Chapters 5 and 6 concern the imperial cult’s role within imperial-provincial relations and Cyprus’ sociopolitical structures. Chapter 5 considers Cypriot motivations for honoring the emperor, and, based on building dedications and civic title grants, Fujii (102) correctly claims that there is little evidence for a do ut des relationship because Cypriots rarely captured the emperor’s attention. Instead, he suggests that following the cult’s initial phase, Cypriots worshiped the emperor, without the hope of benefactions, within an imperial-provincial communicative network grounded in routine, systemic practices (103–4). Cypriot elites participated in the cult because it served as an arena for locally meaningful competition that could fit into existing religious frameworks and sometimes capture imperial magistrates’ attention. In chapter 6, Fujii examines elite competition by delineating how priesthoods could bolster familial power through inheritance. Yet he also notes that gaining a priesthood did not result in political advancement outside of the island; such promotions were mainly possible via relationships with influential Romans, few of whom ever visited Cyprus.
Fujii’s remaining two chapters investigate how the imperial cult permeated Cypriots’ lives through the codification of time. In chapter 7, he reviews inscriptions describing Cypriot athletic festivals dedicated to Augustus, Germanicus, and Nero. He further analyzes the syncretistic effect of imperial festivals by analyzing a fragmentary hymn—written by a Roman legate and prepared for a choral festival at Kourion’s Sanctuary of Apollo Hylates—that assimilates Hadrian’s beloved, Antinoos, with Adonis (129–31). Chapter 8 treats imperial dating systems, and Fujii demonstrates that systems based on regnal year or provincial magistrates’ tenures were commonly used in Cyprus. Pre-Roman eras were eliminated, yet the use of the regnal year without emperor indicates that Cypriots could use dating to express a “superficial relationship with imperial power” (156). Fujii then examines the so-called Romano-Cypriot calendar. He persuasively argues that the calendar was created through a negotiation between Roman authorities and local members of the Koinon Kyprion, and that its initial purpose was to honor the Julio-Claudians by naming months after the emperors and imperial or local deities. Finally, Fujii demonstrates how Cypriots could either strategically employ the Romano-Cypriot calendar or ignore it in favor of other calendars (e.g., the “Ptolemaic-Cypriot” ) with local or even civic meaning.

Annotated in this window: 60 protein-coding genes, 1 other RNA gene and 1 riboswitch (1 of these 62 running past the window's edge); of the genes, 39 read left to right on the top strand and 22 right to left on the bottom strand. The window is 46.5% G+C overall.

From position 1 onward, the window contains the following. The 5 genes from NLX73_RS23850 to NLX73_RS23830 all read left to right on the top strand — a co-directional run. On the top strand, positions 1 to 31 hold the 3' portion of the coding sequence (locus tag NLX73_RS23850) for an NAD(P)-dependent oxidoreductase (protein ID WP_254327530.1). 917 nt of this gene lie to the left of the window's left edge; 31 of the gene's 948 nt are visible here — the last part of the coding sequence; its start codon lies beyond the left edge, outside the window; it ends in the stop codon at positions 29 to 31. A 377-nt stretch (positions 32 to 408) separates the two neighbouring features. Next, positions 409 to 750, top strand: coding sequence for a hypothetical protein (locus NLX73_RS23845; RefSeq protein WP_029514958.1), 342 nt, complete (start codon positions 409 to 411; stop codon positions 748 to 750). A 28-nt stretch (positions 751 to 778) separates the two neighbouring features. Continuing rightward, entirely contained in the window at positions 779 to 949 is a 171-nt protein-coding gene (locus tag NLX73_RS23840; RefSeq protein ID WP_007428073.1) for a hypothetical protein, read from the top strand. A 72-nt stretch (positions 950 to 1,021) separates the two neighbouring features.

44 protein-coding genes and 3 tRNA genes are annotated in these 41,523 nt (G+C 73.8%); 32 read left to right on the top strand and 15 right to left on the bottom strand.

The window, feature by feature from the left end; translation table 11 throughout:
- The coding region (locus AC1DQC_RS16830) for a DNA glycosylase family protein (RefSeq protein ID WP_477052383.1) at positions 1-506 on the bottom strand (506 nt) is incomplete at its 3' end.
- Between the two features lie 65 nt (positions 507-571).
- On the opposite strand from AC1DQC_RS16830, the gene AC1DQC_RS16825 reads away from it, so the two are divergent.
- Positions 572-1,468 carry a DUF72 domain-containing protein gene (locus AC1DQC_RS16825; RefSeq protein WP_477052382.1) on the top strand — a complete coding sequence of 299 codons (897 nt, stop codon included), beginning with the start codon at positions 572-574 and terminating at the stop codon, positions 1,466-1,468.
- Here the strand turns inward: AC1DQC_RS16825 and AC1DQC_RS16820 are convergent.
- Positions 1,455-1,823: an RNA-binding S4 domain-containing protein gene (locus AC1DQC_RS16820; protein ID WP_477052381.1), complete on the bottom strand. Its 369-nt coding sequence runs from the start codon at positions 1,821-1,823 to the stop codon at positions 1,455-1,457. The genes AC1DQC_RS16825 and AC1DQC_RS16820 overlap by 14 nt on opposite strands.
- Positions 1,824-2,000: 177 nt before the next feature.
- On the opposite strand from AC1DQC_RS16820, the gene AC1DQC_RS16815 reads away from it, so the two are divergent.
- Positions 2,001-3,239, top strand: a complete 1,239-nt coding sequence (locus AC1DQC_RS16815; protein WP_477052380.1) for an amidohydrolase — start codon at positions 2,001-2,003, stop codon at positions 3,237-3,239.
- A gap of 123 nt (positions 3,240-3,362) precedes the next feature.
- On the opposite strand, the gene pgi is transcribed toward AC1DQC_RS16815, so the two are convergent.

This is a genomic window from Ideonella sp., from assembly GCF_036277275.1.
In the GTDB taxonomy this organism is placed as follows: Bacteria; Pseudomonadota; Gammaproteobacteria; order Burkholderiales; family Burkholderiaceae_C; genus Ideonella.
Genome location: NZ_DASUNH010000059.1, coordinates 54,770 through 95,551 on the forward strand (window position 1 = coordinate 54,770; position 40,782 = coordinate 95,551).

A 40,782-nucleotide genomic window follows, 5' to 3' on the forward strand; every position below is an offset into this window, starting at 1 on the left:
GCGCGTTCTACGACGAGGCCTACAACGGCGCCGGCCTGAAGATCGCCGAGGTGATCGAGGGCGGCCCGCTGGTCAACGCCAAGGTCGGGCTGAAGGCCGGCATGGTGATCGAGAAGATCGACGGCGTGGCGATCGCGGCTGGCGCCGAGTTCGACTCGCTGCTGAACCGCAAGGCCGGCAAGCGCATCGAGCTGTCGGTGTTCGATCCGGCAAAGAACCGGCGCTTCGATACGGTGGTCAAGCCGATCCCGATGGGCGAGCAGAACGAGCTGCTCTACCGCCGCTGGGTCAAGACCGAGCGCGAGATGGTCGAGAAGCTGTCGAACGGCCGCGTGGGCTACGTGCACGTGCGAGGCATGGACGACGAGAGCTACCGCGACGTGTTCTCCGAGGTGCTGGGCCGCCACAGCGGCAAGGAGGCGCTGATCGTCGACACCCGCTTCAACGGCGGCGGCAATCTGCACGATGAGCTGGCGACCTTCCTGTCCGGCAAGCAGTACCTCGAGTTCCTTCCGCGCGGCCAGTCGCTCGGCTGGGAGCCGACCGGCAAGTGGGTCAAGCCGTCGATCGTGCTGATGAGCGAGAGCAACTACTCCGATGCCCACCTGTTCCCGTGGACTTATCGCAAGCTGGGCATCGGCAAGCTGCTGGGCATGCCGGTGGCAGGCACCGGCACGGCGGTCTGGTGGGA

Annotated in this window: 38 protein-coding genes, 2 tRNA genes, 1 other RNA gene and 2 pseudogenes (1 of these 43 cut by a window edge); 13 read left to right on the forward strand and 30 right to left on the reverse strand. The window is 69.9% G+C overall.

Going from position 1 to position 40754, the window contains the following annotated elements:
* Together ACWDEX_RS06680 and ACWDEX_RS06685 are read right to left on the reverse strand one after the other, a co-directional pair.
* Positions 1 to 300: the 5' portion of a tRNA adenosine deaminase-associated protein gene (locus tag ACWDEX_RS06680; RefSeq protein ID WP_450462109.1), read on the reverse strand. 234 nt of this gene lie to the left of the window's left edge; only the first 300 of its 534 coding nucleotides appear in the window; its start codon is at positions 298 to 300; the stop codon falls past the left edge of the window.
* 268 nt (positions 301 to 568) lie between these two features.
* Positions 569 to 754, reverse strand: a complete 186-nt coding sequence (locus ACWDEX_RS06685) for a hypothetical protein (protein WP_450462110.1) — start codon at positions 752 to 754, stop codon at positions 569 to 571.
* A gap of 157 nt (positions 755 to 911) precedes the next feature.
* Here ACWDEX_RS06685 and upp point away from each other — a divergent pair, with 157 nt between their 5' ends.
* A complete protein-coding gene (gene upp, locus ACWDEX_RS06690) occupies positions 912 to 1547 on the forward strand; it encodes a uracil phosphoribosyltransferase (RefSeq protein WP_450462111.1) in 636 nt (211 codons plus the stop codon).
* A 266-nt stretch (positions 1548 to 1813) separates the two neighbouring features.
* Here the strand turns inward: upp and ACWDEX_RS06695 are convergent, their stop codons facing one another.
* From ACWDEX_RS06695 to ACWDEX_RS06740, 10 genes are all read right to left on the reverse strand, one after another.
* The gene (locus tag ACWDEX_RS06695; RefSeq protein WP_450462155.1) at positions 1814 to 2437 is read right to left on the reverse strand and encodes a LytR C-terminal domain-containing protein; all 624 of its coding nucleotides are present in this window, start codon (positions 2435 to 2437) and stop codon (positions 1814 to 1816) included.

Fujii’s monograph represents a valuable addition to research on Roman Cyprus. It cogently describes how the imperial cult was integrated into the Cypriot context via decisions of local elites that were conditioned by Cyprus’ religious framework, its sociopolitical structures, and a negotiated, yet routinized, regional network of imperial commemoration. As Fujii has shown, such negotiations resulted in the cult’s integration into Cypriot life, while the living emperor was commonly honored as a mortal who could be elevated to a status similar to local deities. Fujii contends that it was context and dedicators that dictated the emperor’s status within a mortal-divine spectrum that had both imperial and local meanings.
There is also room for a few critiques. First, Fujii often has to make generic conclusions based on very few inscriptions. A single inscription, Adrastos son of Adrastos’ offering of a gymnasion shrine and statue of Tiberius (179–80; see also IGRR 3 333), is utilized to consider the nature of individual statuary dedications, the emperor’s divine nature, imperial cult within gymnasia, the nature of imperial priesthoods, and calendar month names. Another issue is that Fujii’s epigraphic study underplays the “tapestry of images” (P. Zanker, The Power of Images in the Age of Augustus [Ann Arbor, Mich. 1988] 3) that made up ancient viewers’ experiences vis-à-vis imperial representations. A multidimensional study that engaged current research on Roman Cyprus’ sculptural, numismatic, and architectural imagery might have provided more holistic insights. Finally, Fujii’s passim characterization of elite Cypriots’ routine participation in cult rituals and priesthoods primarily for the sake of local competition might simplify the matter. Instead, his concluding statements on how the imperial cult furthered Romanization are more convincing. Here, Fujii argues that Cypriots likely developed cult practices based on their interactions with other provincial elites and imperial officials or by travelling to Rome (159–60). Thus, Cypriots were part of a networked community of individuals who participated in developing what it meant to be “Roman” in the east, and so “imperial” concerns, as well as local ones, probably motivated their actions. Despite these criticisms, Fujii should be commended for producing a compelling exploration of cultural change in Roman Cyprus that should serve as a useful resource to both Cypriot and Roman historians.
Jody Michael Gordon
Department of Humanities and Social Sciences
Wentworth Institute of Technology
Boston, Massachusetts 02115
Book Review of Imperial Cult and Imperial Representation in Roman Cyprus, by Takashi Fujii
Reviewed by Jody Michael Gordon
American Journal of Archaeology Vol. 118, No. 2 (April 2014)
Published online at http://www.ajaonline.org/book-review/1789